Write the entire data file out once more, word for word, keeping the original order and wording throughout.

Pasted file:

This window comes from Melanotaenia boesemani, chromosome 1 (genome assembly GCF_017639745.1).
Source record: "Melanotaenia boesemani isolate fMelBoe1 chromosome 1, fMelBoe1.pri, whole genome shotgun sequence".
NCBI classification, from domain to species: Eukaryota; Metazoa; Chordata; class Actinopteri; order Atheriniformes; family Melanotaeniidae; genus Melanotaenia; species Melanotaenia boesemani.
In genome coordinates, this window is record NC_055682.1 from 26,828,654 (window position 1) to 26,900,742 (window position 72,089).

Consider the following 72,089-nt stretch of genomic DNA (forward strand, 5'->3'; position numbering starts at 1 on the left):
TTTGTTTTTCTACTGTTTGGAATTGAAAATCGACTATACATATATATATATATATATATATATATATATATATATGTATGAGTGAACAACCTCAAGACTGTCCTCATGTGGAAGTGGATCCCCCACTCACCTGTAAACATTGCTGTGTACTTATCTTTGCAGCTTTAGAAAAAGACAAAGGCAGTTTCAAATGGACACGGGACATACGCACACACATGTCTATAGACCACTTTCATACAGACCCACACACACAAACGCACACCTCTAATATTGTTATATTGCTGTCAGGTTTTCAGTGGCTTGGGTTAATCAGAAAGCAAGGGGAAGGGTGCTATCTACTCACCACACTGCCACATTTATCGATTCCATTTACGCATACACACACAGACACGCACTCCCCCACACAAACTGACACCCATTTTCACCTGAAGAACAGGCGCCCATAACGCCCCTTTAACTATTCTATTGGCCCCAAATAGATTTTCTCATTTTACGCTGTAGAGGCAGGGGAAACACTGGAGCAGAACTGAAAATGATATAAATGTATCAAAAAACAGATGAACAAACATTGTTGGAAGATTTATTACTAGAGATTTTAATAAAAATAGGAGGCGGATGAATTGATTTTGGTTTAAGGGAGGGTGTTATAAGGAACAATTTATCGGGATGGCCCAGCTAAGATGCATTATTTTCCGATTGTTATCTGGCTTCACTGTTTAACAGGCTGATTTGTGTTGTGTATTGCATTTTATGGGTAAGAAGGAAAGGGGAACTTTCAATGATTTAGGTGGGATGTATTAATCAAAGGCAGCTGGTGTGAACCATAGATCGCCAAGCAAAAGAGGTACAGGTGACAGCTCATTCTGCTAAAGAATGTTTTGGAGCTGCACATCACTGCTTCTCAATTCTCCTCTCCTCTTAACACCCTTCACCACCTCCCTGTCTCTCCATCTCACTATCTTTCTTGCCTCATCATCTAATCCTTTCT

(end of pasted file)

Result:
This window comes from Melanotaenia boesemani, chromosome 1 (genome assembly GCF_017639745.1).
Source record: "Melanotaenia boesemani isolate fMelBoe1 chromosome 1, fMelBoe1.pri, whole genome shotgun sequence".
NCBI classification, from domain to species: Eukaryota; Metazoa; Chordata; class Actinopteri; order Atheriniformes; family Melanotaeniidae; genus Melanotaenia; species Melanotaenia boesemani.
In genome coordinates, this window is record NC_055682.1 from 26,828,654 (window position 1) to 26,900,742 (window position 72,089).

Consider the following 72,089-nt stretch of genomic DNA (forward strand, 5'->3'; position numbering starts at 1 on the left):
TTTGTTTTTCTACTGTTTGGAATTGAAAATCGACTATACATATATATATATATATATATATATATATATATATATGTATGAGTGAACAACCTCAAGACTGTCCTCATGTGGAAGTGGATCCCCCACTCACCTGTAAACATTGCTGTGTACTTATCTTTGCAGCTTTAGAAAAAGACAAAGGCAGTTTCAAATGGACACGGGACATACGCACACACATGTCTATAGACCACTTTCATACAGACCCACACACACAAACGCACACCTCTAATATTGTTATATTGCTGTCAGGTTTTCAGTGGCTTGGGTTAATCAGAAAGCAAGGGGAAGGGTGCTATCTACTCACCACACTGCCACATTTATCGATTCCATTTACGCATACACACACAGACACGCACTCCCCCACACAAACTGACACCCATTTTCACCTGAAGAACAGGCGCCCATAACGCCCCTTTAACTATTCTATTGGCCCCAAATAGATTTTCTCATTTTACGCTGTAGAGGCAGGGGAAACACTGGAGCAGAACTGAAAATGATATAAATGTATCAAAAAACAGATGAACAAACATTGTTGGAAGATTTATTACTAGAGATTTTAATAAAAATAGGAGGCGGATGAATTGATTTTGGTTTAAGGGAGGGTGTTATAAGGAACAATTTATCGGGATGGCCCAGCTAAGATGCATTATTTTCCGATTGTTATCTGGCTTCACTGTTTAACAGGCTGATTTGTGTTGTGTATTGCATTTTATGGGTAAGAAGGAAAGGGGAACTTTCAATGATTTAGGTGGGATGTATTAATCAAAGGCAGCTGGTGTGAACCATAGATCGCCAAGCAAAAGAGGTACAGGTGACAGCTCATTCTGCTAAAGAATGTTTTGGAGCTGCACATCACTGCTTCTCAATTCTCCTCTCCTCTTAACACCCTTCACCACCTCCCTGTCTCTCCATCTCACTATCTTTCTTGCCTCATCATCTAATCCTTTCT